ST. PETERSBURG, Fla. - Orioles manager Buck Showalter was more concerned about the lack of offense in today’s 8-0 loss to the Rays than anything that happened to rookie starter Kevin Gausman.
The Orioles have scored once in the first two games of the series. The last 15 batters were retired today.
Gausman was charged with seven runs in 4 1/3 innings, the last three on Luke Scott’s bases-loaded triple off Rule 5 pick T.J. McFarland.
“I think he was pretty good, all things considered,” Showalter said. “You score one run in 18 innings, things like that, that’s more of the emphasis where I’m at. He had a good fastball, and the mistakes he made were probably with his breaking ball, off-speed pitches. I liked a lot of things about him today. I did.
“I just didn’t really look at his outing like a struggle outing. I’m looking more at the one run in 18 innings. It’s a real testament to their pitching. I’m not going to spend a lot of time personally dwelling on Gaus. He’s going to give us a lot of chances to win. Just a pitch away. Had a couple balls that found some holes. He’ll learn from it. He’s a tough kid and he’ll get great support. He’s going to pitch some good games for us.”
In other words, don’t expect the Orioles to option Gausman to the minors after his fourth major league start.
“He made some really good pitches and had a couple balls fall in against him,” Showalter said. “Maybe I’m being too positive in some people’s minds, but I’m OK with him today. Just not much margin for error when you know you’re not scoring runs. But I think he’s got a chance to be a really good pitcher. We’ve just got to continue to help him tweak a few things, and he’ll get it done.”
Pitching coach Rick Adair was pleased with Gausman’s fastball command, “and he could throw his secondary stuff over real good. But he got beat three or four times on secondary stuff that was left up in the zone.
“It’s very easy to say, should he use the fastball more, should start guys down to begin with. He was good in a lot of at-bats and he had some at-bats where he just made mistakes.”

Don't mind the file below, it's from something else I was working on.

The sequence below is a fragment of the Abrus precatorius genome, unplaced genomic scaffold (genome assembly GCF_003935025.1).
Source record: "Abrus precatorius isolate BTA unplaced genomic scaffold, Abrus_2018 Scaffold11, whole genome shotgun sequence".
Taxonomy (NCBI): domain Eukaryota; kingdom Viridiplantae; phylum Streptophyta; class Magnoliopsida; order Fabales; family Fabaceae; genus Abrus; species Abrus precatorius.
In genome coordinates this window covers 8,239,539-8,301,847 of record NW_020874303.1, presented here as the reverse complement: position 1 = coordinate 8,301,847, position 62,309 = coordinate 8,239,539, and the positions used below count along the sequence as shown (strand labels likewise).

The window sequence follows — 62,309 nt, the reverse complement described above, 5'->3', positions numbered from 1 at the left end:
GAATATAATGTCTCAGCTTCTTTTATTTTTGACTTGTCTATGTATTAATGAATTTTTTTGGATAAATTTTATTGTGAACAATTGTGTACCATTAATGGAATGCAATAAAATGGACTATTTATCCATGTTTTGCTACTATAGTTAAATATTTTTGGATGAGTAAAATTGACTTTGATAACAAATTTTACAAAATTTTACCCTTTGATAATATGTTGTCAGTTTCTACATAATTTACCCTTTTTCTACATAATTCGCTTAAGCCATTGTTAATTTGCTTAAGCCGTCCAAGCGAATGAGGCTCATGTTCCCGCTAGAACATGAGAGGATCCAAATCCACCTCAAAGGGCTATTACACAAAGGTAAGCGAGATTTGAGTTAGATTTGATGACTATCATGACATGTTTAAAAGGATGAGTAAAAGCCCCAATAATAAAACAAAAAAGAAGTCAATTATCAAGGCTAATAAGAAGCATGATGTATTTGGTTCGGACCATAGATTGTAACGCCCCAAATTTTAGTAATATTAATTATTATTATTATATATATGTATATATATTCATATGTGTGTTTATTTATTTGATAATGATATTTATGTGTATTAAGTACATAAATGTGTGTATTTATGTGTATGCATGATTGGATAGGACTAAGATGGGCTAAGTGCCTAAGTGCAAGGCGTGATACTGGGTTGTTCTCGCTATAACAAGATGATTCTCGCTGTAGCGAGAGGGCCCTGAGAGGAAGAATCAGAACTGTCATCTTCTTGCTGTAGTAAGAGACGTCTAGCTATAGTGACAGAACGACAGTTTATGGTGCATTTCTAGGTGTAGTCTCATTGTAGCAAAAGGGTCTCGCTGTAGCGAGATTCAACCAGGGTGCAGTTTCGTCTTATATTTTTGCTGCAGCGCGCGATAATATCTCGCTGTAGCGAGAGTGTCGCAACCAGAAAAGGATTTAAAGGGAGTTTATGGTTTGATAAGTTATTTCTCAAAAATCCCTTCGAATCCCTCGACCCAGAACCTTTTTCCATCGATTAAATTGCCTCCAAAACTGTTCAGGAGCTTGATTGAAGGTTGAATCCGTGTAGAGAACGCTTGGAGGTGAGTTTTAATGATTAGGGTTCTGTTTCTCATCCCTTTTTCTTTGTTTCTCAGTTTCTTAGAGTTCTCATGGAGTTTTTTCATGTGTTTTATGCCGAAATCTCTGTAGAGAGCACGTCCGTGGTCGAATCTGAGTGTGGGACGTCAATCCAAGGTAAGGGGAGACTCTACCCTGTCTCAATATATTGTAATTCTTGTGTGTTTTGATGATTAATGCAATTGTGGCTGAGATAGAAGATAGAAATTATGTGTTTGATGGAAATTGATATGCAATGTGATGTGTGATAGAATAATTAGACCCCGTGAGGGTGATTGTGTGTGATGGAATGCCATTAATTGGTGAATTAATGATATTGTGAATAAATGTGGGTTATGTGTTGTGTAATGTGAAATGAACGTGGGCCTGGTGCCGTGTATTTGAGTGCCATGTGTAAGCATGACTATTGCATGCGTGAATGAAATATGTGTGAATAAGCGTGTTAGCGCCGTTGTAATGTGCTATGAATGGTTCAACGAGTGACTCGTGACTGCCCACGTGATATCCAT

“It felt good,” Gausman said. “I was throwing some real good circle changeups, mixing in my circle change and split-finger. That’s something that was working for me all day. I got the majority of my strikeouts on my circle changeup. That felt good, and so did my fastball. Obviously, my command wasn’t what it has been, but that’s something that I’m trying to get back to.”
Gausman has allowed 19 runs and 28 hits in 19 1/3 innings, with six walks and 15 strikeouts.
“Obviously, this hasn’t gone the way that I would’ve hoped,” he said. “Obviously, I wanted to come up here and hit the ground running, win my first four starts. But it hasn’t been like that, so I just try to battle every day and get back to what I’ve been doing.
“When I pitched against the Tigers, I got a lot of groundball outs. That was the most effective I was, and tonight I didn’t really get too many. That shows me I was up in the zone, even just a tad. These guys are so good. (Ben) Zobrist had my number today. First pitch, he hit the fastball away for a hit. Next at-bat, I threw him a fastball in and he pulled it. These guys are pretty good. There’s definitely a learning curve there and I’m just trying to learn every time.”
Gausman said the toughest part right now is the frustration.
“I feel like I’m throwing good pitches and sometimes I get the outcome that I hoped and sometimes I don’t,” he said. “A little frustrating, but I feel good. Mentally and physically I feel good, and I feel like I have the stuff to be here. I just haven’t produced.”
The offense remains stuck in neutral.
“It’s not one of those things where you just say, it’s just one of those things that teams go through. No, you don’t do that,” Showalter said. “Obviously, they have very good pitching and that’s why they’ve been so successful for a good period of time now. We’ll see another good one (Matt Moore) tomorrow. That’s why they call it the big leagues.
“We didn’t swing the bats particularly well in Houston, but tomorrow’s an opportunity to start. It’s going to be tough with Moore, but that’s the way it is. You’ve got to beat the good ones, too.”
The Orioles wasted a prime opportunity against Rays starter Jeremy Hellickson in the fifth after back-to-back singles by Matt Wieters and J.J. Hardy with no outs.
“We’d like to have pushed something across there,” Showalter said. “That was an opportunity. He’s a good pitcher. He’s one of those guys that you know what he’s going to do. We see him enough and they see us enough that there’s not many secrets. And they continue to do it. Changeup’s a big pitch for him and it tells you how good it is when guys know the sequences and whatever and still have some trouble with it.”